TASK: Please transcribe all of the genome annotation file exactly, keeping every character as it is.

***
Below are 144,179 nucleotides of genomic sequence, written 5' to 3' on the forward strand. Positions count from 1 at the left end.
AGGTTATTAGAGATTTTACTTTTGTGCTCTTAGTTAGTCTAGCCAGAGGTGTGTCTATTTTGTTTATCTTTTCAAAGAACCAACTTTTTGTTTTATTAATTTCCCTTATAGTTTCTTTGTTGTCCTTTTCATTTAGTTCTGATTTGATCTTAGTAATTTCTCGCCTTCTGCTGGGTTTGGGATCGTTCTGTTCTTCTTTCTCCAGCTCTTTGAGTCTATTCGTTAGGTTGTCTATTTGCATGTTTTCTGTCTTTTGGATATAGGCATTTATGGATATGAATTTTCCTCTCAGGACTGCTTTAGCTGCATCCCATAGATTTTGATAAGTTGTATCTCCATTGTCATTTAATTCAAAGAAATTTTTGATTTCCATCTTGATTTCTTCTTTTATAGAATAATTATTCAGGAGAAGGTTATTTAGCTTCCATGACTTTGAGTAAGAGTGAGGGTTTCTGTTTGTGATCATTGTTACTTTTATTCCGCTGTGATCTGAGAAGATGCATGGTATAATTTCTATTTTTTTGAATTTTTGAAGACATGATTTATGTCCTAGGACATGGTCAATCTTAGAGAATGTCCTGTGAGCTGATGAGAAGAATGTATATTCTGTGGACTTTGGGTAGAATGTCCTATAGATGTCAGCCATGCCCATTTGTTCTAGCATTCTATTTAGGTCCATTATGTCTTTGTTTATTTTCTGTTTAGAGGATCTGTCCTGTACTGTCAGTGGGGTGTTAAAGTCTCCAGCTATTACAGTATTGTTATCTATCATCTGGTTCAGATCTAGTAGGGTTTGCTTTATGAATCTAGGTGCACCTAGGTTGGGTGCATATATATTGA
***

Below are 144,179 nucleotides of genomic sequence, written 5' to 3' on the forward strand. Positions count from 1 at the left end.
AGGTTATTAGAGATTTTACTTTTGTGCTCTTAGTTAGTCTAGCCAGAGGTGTGTCTATTTTGTTTATCTTTTCAAAGAACCAACTTTTTGTTTTATTAATTTCCCTTATAGTTTCTTTGTTGTCCTTTTCATTTAGTTCTGATTTGATCTTAGTAATTTCTCGCCTTCTGCTGGGTTTGGGATCGTTCTGTTCTTCTTTCTCCAGCTCTTTGAGTCTATTCGTTAGGTTGTCTATTTGCATGTTTTCTGTCTTTTGGATATAGGCATTTATGGATATGAATTTTCCTCTCAGGACTGCTTTAGCTGCATCCCATAGATTTTGATAAGTTGTATCTCCATTGTCATTTAATTCAAAGAAATTTTTGATTTCCATCTTGATTTCTTCTTTTATAGAATAATTATTCAGGAGAAGGTTATTTAGCTTCCATGACTTTGAGTAAGAGTGAGGGTTTCTGTTTGTGATCATTGTTACTTTTATTCCGCTGTGATCTGAGAAGATGCATGGTATAATTTCTATTTTTTTGAATTTTTGAAGACATGATTTATGTCCTAGGACATGGTCAATCTTAGAGAATGTCCTGTGAGCTGATGAGAAGAATGTATATTCTGTGGACTTTGGGTAGAATGTCCTATAGATGTCAGCCATGCCCATTTGTTCTAGCATTCTATTTAGGTCCATTATGTCTTTGTTTATTTTCTGTTTAGAGGATCTGTCCTGTACTGTCAGTGGGGTGTTAAAGTCTCCAGCTATTACAGTATTGTTATCTATCATCTGGTTCAGATCTAGTAGGGTTTGCTTTATGAATCTAGGTGCACCTAGGTTGGGTGCATATATATTGA